Time-lapse shows how 337 dead whales can reshape a landscape

The footage shows the fate of endangered sei whales that died in Patagonia in 2015, the largest die-off of baleens ever observed.

In 2015, scientists discovered a grizzly scene in a remote fjord of Patagonia, Chile: a mass die-off of 337 baleen whales. Later investigation revealed that they were sei whales, an endangered species of baleen whale.

At the time the cause of death was unknown, but the event—the largest beaching of baleen whales ever observed—is now attributed to a harmful algal bloom, also called a red tide for its often rusty-red coloration. (See how a red tide is devastating wildlife in Florida.)

Katie McConnell, a marine biologist at Oregon State University and a National Geographic Explorer, was working on a research team to identify and catalogue marine invertebrate species in Golfo de Penas when they discovered the dead whales.

They decided to change course and document the beaching event, including setting up 16 time-lapse cameras to film the whale carcasses as they decayed over a period of up to two years.

Solving a mystery

“In the deep sea, a single whale carcass is a huge event,” McConnell says. “They can ignite these flourishes of life and feed a diverse array of species for a long time, but nobody really knows what happens on beaches.”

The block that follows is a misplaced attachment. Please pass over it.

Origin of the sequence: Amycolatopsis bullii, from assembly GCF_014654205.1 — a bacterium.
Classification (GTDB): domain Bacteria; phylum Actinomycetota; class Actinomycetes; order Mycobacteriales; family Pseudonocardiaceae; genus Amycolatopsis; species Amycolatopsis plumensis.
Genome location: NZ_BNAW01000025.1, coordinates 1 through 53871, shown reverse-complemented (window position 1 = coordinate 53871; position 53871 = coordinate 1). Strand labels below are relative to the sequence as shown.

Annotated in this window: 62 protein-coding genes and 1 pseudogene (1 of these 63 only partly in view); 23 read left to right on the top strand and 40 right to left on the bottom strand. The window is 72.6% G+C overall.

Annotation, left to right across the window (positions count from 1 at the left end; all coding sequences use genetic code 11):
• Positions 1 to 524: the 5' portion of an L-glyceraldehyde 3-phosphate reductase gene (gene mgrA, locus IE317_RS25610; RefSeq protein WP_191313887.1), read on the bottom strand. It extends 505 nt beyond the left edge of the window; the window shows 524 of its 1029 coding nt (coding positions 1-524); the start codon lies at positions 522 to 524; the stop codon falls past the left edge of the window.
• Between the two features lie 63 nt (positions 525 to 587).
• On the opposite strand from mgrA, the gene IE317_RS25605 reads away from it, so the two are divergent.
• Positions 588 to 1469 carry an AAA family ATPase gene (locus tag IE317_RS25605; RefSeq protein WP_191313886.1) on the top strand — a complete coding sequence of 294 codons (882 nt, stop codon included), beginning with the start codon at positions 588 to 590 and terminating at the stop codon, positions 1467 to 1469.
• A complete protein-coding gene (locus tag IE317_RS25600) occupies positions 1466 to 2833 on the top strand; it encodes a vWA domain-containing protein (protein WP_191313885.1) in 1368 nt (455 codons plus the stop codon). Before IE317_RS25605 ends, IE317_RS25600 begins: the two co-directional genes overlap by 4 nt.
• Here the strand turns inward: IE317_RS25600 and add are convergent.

Whales that wash up on coastlines where humans live don’t tend to sit undisturbed for very long, so this offered a rare opportunity to study hundreds of carcasses over a long period of time.

While the public’s attention was focused on what caused the die-off, not many people were thinking about the effects on Patagonian ecology, says McConnell. (Scientists seek new, more humane ways of euthanizing beached whales)

“I started thinking what happens now, who might benefit from this, are these whales really lost, or are they somewhat recycled?”

A lively show

The cameras reveal that flocks of birds soon descended on the carcasses to feed. Microbial activity on the skin of the whales gave a surprising amount of movement. During high tides, some of the bodies were partly submerged, allowing snails, urchins, and other invertebrates to pick the bones clean. That made room for algae to grow.

“That’s on single carcasses, so it’s difficult to think of the magnitude of the impact of hundreds of them in a region,” says McConnell.

Analysis of the footage revealed five phases of decomposition. The first three; fresh, bloated, and active decomposition are the most rapid, while the remaining two, advanced decomposition and dry remains can last years, until the bones eventually wash away.

McConnell hopes the footage will create a forensic reference for future stranding events by documenting the various stages of decomposition, giving a frame of reference for being able to devise a time of death, and ultimately, a cause.